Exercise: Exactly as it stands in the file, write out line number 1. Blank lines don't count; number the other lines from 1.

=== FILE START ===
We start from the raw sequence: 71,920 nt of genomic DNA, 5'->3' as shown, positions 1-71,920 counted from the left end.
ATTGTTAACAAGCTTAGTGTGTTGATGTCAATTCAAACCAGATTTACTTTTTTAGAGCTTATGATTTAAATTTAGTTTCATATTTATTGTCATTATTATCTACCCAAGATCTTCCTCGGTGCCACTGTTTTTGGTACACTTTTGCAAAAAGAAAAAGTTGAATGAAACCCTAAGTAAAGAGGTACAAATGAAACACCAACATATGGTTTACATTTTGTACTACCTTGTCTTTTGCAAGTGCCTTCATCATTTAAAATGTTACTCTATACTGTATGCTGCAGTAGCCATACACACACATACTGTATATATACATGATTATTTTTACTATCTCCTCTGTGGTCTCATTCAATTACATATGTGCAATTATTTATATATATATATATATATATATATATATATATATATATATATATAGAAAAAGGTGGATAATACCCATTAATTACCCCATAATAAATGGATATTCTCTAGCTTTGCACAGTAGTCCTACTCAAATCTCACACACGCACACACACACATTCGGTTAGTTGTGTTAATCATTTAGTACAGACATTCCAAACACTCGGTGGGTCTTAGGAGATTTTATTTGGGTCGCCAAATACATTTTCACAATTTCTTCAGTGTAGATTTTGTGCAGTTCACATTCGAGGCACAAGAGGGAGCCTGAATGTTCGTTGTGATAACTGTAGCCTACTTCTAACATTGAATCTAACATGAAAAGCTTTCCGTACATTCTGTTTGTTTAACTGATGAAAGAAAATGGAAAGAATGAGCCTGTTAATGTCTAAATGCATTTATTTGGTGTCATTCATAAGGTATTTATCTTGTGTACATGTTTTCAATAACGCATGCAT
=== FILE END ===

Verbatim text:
We start from the raw sequence: 71,920 nt of genomic DNA, 5'->3' as shown, positions 1-71,920 counted from the left end.